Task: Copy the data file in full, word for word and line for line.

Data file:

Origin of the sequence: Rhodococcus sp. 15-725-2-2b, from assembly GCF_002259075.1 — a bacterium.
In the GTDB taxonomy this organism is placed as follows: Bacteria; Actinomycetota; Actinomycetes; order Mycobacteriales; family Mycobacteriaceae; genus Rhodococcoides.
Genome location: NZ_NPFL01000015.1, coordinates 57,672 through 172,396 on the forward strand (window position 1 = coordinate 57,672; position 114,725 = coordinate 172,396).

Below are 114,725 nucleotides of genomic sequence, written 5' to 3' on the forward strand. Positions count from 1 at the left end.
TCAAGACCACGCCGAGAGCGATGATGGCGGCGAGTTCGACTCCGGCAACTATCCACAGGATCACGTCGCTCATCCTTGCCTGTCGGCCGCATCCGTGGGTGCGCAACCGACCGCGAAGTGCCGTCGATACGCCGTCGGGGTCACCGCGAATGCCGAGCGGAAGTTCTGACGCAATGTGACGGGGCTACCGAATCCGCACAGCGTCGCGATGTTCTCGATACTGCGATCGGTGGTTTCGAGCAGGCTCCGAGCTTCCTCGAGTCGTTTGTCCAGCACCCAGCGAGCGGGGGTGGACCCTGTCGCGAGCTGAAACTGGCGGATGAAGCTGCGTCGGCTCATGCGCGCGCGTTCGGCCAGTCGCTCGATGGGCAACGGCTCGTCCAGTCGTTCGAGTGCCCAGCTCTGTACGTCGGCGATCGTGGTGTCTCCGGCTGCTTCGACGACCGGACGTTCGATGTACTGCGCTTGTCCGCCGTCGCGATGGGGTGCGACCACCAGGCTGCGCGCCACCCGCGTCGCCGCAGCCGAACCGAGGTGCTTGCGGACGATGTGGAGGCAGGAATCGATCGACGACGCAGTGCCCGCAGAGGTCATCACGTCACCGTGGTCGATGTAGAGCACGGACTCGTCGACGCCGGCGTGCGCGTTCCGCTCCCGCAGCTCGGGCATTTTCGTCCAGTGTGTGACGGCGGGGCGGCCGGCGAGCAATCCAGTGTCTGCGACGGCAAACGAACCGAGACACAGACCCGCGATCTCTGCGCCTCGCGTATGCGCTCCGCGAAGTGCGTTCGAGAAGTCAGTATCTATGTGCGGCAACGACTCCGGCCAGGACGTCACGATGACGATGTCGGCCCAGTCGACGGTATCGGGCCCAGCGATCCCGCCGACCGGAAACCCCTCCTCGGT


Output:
Origin of the sequence: Rhodococcus sp. 15-725-2-2b, from assembly GCF_002259075.1 — a bacterium.
In the GTDB taxonomy this organism is placed as follows: Bacteria; Actinomycetota; Actinomycetes; order Mycobacteriales; family Mycobacteriaceae; genus Rhodococcoides.
Genome location: NZ_NPFL01000015.1, coordinates 57,672 through 172,396 on the forward strand (window position 1 = coordinate 57,672; position 114,725 = coordinate 172,396).

Below are 114,725 nucleotides of genomic sequence, written 5' to 3' on the forward strand. Positions count from 1 at the left end.
TCAAGACCACGCCGAGAGCGATGATGGCGGCGAGTTCGACTCCGGCAACTATCCACAGGATCACGTCGCTCATCCTTGCCTGTCGGCCGCATCCGTGGGTGCGCAACCGACCGCGAAGTGCCGTCGATACGCCGTCGGGGTCACCGCGAATGCCGAGCGGAAGTTCTGACGCAATGTGACGGGGCTACCGAATCCGCACAGCGTCGCGATGTTCTCGATACTGCGATCGGTGGTTTCGAGCAGGCTCCGAGCTTCCTCGAGTCGTTTGTCCAGCACCCAGCGAGCGGGGGTGGACCCTGTCGCGAGCTGAAACTGGCGGATGAAGCTGCGTCGGCTCATGCGCGCGCGTTCGGCCAGTCGCTCGATGGGCAACGGCTCGTCCAGTCGTTCGAGTGCCCAGCTCTGTACGTCGGCGATCGTGGTGTCTCCGGCTGCTTCGACGACCGGACGTTCGATGTACTGCGCTTGTCCGCCGTCGCGATGGGGTGCGACCACCAGGCTGCGCGCCACCCGCGTCGCCGCAGCCGAACCGAGGTGCTTGCGGACGATGTGGAGGCAGGAATCGATCGACGACGCAGTGCCCGCAGAGGTCATCACGTCACCGTGGTCGATGTAGAGCACGGACTCGTCGACGCCGGCGTGCGCGTTCCGCTCCCGCAGCTCGGGCATTTTCGTCCAGTGTGTGACGGCGGGGCGGCCGGCGAGCAATCCAGTGTCTGCGACGGCAAACGAACCGAGACACAGACCCGCGATCTCTGCGCCTCGCGTATGCGCTCCGCGAAGTGCGTTCGAGAAGTCAGTATCTATGTGCGGCAACGACTCCGGCCAGGACGTCACGATGACGATGTCGGCCCAGTCGACGGTATCGGGCCCAGCGATCCCGCCGACCGGAAACCCCTCCTCGGT